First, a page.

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The One-Person Meeting: the Value of Time Blocking

What does your typical work day look like? Does your to-do list get hijacked by putting out fires, assisting others, and attending meetings? If your to-do list keeps getting longer, not shorter, you may benefit from approaching your tasks as if they are meetings.

“Oh, no, not another meeting!” you groan.

Let us explain.

Tasks Are Meetings for One

Why should you treat task time like meeting time? A meeting is a formalized way to reserve time with others to collaborate on work projects and get things done. You can also reserve time with yourself to attend to the items that you need to accomplish. This is called time blocking.

Time blocking is blocking off or reserving time on your calendar for a specific task. As with a meeting, you determine the time, place, and agenda of what you will do, and you stay focused on the task to respect your own time, just as you would the time of others in a meeting.

Here’s an infographic comparing time blocking and meetings.

5 Principles to Make Time Blocking More Effective

So you’re ready to start time blocking, but you’re not sure how you’ll handle the inevitable interruptions from others that fill your days. Let these five principles guide you:

1. Clearly identify priorities.

Decide what key actions will help you move work forward. First, make a list of what you need to do this week. Then, prioritize tasks using Eisenhower’s Important/Urgent Principle, more recently popularized by Stephen Covey. Do you need to write a blog post for publication tomorrow? That’s both urgent and important; time block it for today. If something’s not urgent but important, block a time to address it later. The real work here is identifying which of the four time boxes your work belongs in.

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2. Protect your time.

Remove distractions. Set your time-blocked events on your calendar to “busy.” Turn off chat, email and other notifications. Hold your impulse to check email, chat applications and your phone. Don’t let “Fear of Missing Out” (FOMO) drive you. If someone approaches you in person with a non-urgent issue, tell them you’re tackling an important task and when you’ll be available again.

3. Know what works for you.

We now know that human brains cannot multitask in situations that require brainpower. However, some people may feel energized by switching up the types of tasks they do every 45-60 min, so that they spend some time writing, then some time planning, and so on. Figure out how you like to work and do what’s right for you.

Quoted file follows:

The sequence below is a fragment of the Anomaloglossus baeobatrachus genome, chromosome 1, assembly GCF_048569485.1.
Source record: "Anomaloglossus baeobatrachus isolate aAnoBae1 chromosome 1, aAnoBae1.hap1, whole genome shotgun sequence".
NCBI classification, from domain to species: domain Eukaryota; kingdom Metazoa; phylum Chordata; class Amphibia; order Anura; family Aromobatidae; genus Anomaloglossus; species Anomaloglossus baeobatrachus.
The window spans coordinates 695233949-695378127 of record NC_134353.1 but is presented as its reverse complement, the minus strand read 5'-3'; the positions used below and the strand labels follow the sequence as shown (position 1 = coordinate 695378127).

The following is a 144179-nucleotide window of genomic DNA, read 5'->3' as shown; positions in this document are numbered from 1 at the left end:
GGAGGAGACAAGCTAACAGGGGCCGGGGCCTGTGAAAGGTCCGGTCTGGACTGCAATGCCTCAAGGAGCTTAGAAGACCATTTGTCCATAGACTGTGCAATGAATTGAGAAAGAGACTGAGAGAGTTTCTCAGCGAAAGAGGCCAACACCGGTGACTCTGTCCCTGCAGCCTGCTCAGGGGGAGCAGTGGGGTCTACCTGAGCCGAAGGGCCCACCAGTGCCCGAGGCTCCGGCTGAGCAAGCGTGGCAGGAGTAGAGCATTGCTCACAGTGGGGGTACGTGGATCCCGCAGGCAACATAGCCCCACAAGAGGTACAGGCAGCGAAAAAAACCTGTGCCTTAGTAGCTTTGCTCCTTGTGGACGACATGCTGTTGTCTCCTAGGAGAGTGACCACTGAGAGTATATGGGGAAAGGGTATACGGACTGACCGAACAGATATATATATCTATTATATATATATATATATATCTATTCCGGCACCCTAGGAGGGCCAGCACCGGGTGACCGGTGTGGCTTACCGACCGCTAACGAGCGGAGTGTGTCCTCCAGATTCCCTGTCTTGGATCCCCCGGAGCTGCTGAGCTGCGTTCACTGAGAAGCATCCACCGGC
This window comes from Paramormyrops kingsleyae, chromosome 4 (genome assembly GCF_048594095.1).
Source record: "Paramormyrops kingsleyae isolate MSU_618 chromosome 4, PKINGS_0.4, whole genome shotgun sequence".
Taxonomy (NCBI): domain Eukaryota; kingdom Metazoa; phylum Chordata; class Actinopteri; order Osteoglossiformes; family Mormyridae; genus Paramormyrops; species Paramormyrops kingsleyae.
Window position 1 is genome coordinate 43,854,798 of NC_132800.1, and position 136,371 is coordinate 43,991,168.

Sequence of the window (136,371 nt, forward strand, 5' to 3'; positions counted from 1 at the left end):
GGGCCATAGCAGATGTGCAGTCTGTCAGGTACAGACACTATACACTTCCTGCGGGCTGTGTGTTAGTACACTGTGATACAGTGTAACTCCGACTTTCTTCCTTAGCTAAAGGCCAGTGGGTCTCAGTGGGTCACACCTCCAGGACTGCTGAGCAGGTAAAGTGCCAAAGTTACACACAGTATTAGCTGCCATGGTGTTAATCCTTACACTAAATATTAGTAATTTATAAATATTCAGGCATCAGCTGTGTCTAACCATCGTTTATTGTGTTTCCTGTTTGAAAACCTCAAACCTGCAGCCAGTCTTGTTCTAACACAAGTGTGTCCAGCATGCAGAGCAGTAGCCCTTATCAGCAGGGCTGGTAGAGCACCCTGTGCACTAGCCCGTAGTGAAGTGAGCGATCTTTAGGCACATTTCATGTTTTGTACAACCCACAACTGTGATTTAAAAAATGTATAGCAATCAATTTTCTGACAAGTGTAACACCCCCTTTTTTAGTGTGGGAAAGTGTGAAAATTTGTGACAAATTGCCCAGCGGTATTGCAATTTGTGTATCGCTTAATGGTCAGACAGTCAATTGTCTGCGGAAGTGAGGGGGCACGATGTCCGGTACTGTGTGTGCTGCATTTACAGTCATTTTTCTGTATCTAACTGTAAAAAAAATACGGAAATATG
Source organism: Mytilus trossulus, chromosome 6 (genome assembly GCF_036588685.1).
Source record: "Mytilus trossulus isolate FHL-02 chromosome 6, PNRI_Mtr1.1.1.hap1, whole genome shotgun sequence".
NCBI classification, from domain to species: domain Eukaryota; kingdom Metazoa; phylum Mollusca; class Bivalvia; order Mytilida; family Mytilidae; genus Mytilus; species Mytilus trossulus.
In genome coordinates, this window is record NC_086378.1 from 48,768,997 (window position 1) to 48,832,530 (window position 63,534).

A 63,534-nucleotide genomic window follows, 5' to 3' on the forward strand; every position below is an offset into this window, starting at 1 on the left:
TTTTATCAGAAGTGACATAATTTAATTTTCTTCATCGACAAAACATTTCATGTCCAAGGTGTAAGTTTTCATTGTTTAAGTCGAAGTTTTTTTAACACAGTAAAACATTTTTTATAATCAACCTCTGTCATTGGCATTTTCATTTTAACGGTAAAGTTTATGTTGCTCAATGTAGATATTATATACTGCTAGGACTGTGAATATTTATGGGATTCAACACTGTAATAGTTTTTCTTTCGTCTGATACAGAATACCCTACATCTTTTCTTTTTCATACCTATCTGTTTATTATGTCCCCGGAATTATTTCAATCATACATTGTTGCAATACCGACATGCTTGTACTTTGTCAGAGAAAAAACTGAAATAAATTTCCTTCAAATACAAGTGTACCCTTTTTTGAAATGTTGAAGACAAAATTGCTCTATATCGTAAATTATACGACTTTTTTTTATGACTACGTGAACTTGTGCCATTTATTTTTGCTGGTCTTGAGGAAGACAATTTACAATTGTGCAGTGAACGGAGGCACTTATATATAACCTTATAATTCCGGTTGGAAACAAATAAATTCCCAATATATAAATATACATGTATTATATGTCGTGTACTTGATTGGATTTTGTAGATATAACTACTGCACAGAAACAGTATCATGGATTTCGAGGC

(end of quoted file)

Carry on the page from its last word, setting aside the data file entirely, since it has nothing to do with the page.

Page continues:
4. Hold yourself accountable by sharing with others.

It might not be easy to stick to time blocking. Find an accountability partner or tell others what you’re planning to do. Every morning at Meeteor, we use a chat room to share what we accomplished the day before, our priorities for the new day, and what we still need from others to complete our tasks. It provides a sense of community and inspiration to work towards the same goals of making excellent meeting software to help our clients succeed. Even though no one is hovering over us to make sure we finish what we set out to do every day, it’s still helpful to set clear intentions.

5. Relax.

Don’t overdo time blocking – planning every minute of your workday does not make you more productive and may make you feel overwhelmed. Leave buffer time for unexpected or urgent tasks. If tasks take more or less time than you think they will - fine! Your time blocking is not set in stone. You can adjust it as often as you want. In between tasks, allow yourself to breathe, take a walk, and recharge.

So what’s next?

Try time blocking for a week or two to find your own rhythms and patterns. Set aside a time every day or week to go through your tasks and time block those that need to get done. Check out online tools like Focuster or Plan, which are task managers designed to help you time block. You may need to “fight thru” some initial urges to quit until time blocking becomes second nature.

Habit changes do not happen overnight. Give yourself a chance to succeed. Even better, share these practices with others on your team and try them together. When everyone is practicing the art of time blocking, it may be easier to respect your own and everybody else’s time.

Have you or your organization implemented a time blocking system? What works? What doesn’t?



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